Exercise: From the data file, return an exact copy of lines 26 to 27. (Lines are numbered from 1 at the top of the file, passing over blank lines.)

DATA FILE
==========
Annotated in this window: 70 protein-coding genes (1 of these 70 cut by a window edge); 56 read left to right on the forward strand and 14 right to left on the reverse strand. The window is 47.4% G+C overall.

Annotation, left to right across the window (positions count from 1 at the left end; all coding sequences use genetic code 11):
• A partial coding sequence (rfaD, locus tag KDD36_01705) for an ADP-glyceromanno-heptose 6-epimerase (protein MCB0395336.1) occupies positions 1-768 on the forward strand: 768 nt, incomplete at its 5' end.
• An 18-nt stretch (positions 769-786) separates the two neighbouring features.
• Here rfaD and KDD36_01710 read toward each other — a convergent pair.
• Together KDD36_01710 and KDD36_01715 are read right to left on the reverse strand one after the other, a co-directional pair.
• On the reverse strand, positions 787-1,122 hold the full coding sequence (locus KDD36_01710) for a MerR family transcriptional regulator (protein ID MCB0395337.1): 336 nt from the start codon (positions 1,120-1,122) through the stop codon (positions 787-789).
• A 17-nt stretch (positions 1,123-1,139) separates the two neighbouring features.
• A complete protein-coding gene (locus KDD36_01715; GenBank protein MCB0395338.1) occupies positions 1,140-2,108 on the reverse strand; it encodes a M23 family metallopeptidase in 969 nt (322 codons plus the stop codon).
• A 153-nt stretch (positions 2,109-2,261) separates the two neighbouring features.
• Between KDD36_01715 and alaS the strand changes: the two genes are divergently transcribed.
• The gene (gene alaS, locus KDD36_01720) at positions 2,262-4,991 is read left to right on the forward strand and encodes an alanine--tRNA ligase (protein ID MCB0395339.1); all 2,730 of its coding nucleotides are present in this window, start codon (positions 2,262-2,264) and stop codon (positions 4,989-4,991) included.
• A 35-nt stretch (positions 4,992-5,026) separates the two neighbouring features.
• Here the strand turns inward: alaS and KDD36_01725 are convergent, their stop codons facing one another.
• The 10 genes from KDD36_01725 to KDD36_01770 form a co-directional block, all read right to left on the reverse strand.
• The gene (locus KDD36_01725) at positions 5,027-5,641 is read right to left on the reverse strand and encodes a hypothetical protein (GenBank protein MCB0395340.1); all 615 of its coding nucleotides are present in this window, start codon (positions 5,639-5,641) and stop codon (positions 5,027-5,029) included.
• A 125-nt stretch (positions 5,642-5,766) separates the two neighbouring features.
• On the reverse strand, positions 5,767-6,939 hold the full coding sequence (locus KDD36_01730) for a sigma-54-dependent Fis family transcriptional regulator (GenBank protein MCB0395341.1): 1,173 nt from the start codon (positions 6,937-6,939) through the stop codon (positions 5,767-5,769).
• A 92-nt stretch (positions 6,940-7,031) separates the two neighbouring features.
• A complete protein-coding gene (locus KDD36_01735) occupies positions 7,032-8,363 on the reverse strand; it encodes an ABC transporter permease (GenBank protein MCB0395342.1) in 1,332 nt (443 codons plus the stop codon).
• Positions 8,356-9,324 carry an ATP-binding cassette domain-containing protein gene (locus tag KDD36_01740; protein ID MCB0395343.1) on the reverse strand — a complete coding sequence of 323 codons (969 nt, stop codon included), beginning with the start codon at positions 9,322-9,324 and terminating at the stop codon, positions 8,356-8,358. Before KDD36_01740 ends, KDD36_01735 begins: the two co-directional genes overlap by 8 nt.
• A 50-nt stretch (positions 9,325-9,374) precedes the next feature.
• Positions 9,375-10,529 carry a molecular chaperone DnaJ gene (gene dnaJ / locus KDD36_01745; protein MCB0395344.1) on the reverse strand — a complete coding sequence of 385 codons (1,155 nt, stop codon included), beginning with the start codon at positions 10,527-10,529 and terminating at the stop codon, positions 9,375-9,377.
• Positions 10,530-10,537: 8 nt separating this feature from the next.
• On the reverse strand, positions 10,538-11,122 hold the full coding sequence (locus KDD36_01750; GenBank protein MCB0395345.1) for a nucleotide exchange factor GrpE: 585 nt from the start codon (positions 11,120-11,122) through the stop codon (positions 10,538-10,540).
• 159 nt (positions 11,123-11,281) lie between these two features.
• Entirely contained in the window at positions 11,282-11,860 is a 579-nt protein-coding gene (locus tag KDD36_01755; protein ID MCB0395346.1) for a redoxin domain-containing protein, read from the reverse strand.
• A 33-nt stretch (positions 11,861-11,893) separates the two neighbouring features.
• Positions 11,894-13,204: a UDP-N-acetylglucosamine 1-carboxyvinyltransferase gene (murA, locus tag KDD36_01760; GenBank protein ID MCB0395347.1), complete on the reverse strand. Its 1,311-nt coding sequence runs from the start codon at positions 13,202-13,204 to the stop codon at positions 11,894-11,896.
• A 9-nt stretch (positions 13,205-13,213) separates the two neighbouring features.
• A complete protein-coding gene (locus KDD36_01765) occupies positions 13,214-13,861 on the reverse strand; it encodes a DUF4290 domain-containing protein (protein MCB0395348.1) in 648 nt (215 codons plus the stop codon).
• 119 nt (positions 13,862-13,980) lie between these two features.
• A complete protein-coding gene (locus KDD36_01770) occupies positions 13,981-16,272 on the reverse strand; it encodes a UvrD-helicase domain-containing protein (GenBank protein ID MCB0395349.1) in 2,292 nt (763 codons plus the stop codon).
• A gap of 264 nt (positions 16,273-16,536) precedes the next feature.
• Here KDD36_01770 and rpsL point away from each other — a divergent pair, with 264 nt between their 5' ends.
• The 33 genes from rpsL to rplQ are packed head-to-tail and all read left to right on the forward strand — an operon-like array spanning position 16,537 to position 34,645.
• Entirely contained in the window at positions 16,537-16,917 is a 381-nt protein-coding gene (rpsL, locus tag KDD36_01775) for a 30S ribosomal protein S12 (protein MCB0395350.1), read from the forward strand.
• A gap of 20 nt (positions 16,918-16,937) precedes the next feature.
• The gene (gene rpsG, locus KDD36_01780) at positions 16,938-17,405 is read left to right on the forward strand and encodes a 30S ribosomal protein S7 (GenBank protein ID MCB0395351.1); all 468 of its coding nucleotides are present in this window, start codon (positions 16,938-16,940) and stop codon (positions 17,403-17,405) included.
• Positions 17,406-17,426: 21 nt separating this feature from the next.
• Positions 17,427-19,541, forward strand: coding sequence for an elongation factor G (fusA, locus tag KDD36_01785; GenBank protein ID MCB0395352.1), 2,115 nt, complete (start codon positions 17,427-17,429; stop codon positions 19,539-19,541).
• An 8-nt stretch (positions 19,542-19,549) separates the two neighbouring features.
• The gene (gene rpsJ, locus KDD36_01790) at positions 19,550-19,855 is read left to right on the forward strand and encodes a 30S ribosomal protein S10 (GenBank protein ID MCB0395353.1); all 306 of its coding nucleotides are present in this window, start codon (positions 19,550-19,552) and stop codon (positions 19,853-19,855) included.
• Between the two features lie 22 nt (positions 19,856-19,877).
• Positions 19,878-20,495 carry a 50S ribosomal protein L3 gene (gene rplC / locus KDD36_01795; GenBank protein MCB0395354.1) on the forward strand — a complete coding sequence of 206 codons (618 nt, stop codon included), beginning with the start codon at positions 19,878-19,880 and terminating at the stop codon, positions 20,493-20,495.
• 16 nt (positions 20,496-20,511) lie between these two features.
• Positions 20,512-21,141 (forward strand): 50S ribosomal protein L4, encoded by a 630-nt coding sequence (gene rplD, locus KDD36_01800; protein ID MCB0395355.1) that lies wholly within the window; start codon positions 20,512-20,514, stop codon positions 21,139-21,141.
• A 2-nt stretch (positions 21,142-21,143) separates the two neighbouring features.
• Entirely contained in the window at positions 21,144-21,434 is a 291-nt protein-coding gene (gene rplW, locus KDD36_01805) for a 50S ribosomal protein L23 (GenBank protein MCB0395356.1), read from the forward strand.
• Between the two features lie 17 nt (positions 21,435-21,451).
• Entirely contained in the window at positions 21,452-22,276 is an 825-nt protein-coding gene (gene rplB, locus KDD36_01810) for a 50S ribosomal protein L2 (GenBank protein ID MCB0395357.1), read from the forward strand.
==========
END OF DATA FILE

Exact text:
• 159 nt (positions 11,123-11,281) lie between these two features.
• Entirely contained in the window at positions 11,282-11,860 is a 579-nt protein-coding gene (locus tag KDD36_01755; protein ID MCB0395346.1) for a redoxin domain-containing protein, read from the reverse strand.